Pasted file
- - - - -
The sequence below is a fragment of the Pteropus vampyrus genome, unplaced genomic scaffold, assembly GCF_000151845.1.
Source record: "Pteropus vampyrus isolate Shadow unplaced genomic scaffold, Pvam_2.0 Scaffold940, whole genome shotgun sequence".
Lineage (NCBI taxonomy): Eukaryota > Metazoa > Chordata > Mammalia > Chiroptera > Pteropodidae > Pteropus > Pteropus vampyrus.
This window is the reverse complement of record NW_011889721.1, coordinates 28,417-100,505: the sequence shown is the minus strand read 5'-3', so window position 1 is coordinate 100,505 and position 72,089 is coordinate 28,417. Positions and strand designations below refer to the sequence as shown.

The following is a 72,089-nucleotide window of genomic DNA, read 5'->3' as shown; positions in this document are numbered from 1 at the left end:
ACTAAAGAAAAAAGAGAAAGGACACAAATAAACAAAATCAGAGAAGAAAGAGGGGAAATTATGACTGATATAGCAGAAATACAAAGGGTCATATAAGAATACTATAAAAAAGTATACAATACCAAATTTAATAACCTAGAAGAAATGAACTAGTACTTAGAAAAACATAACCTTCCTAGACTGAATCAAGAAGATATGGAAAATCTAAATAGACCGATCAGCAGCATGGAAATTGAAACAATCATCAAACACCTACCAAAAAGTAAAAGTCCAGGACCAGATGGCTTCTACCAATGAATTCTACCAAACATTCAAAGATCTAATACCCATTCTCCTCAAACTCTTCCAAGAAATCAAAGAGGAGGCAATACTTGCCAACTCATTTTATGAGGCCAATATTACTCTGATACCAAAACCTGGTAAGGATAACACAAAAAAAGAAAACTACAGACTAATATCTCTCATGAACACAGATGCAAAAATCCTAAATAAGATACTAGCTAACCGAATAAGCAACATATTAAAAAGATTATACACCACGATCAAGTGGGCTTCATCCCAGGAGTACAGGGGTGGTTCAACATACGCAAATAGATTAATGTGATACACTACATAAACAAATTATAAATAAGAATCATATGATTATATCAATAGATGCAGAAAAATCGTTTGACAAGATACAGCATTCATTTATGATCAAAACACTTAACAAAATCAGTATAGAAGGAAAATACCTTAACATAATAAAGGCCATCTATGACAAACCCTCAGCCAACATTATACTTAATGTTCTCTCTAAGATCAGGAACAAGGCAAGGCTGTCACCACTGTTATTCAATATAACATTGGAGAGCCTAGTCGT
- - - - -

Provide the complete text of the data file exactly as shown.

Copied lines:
The sequence below is a fragment of the Pteropus vampyrus genome, unplaced genomic scaffold, assembly GCF_000151845.1.
Source record: "Pteropus vampyrus isolate Shadow unplaced genomic scaffold, Pvam_2.0 Scaffold940, whole genome shotgun sequence".
Lineage (NCBI taxonomy): Eukaryota > Metazoa > Chordata > Mammalia > Chiroptera > Pteropodidae > Pteropus > Pteropus vampyrus.
This window is the reverse complement of record NW_011889721.1, coordinates 28,417-100,505: the sequence shown is the minus strand read 5'-3', so window position 1 is coordinate 100,505 and position 72,089 is coordinate 28,417. Positions and strand designations below refer to the sequence as shown.

The following is a 72,089-nucleotide window of genomic DNA, read 5'->3' as shown; positions in this document are numbered from 1 at the left end:
ACTAAAGAAAAAAGAGAAAGGACACAAATAAACAAAATCAGAGAAGAAAGAGGGGAAATTATGACTGATATAGCAGAAATACAAAGGGTCATATAAGAATACTATAAAAAAGTATACAATACCAAATTTAATAACCTAGAAGAAATGAACTAGTACTTAGAAAAACATAACCTTCCTAGACTGAATCAAGAAGATATGGAAAATCTAAATAGACCGATCAGCAGCATGGAAATTGAAACAATCATCAAACACCTACCAAAAAGTAAAAGTCCAGGACCAGATGGCTTCTACCAATGAATTCTACCAAACATTCAAAGATCTAATACCCATTCTCCTCAAACTCTTCCAAGAAATCAAAGAGGAGGCAATACTTGCCAACTCATTTTATGAGGCCAATATTACTCTGATACCAAAACCTGGTAAGGATAACACAAAAAAAGAAAACTACAGACTAATATCTCTCATGAACACAGATGCAAAAATCCTAAATAAGATACTAGCTAACCGAATAAGCAACATATTAAAAAGATTATACACCACGATCAAGTGGGCTTCATCCCAGGAGTACAGGGGTGGTTCAACATACGCAAATAGATTAATGTGATACACTACATAAACAAATTATAAATAAGAATCATATGATTATATCAATAGATGCAGAAAAATCGTTTGACAAGATACAGCATTCATTTATGATCAAAACACTTAACAAAATCAGTATAGAAGGAAAATACCTTAACATAATAAAGGCCATCTATGACAAACCCTCAGCCAACATTATACTTAATGTTCTCTCTAAGATCAGGAACAAGGCAAGGCTGTCACCACTGTTATTCAATATAACATTGGAGAGCCTAGTCGT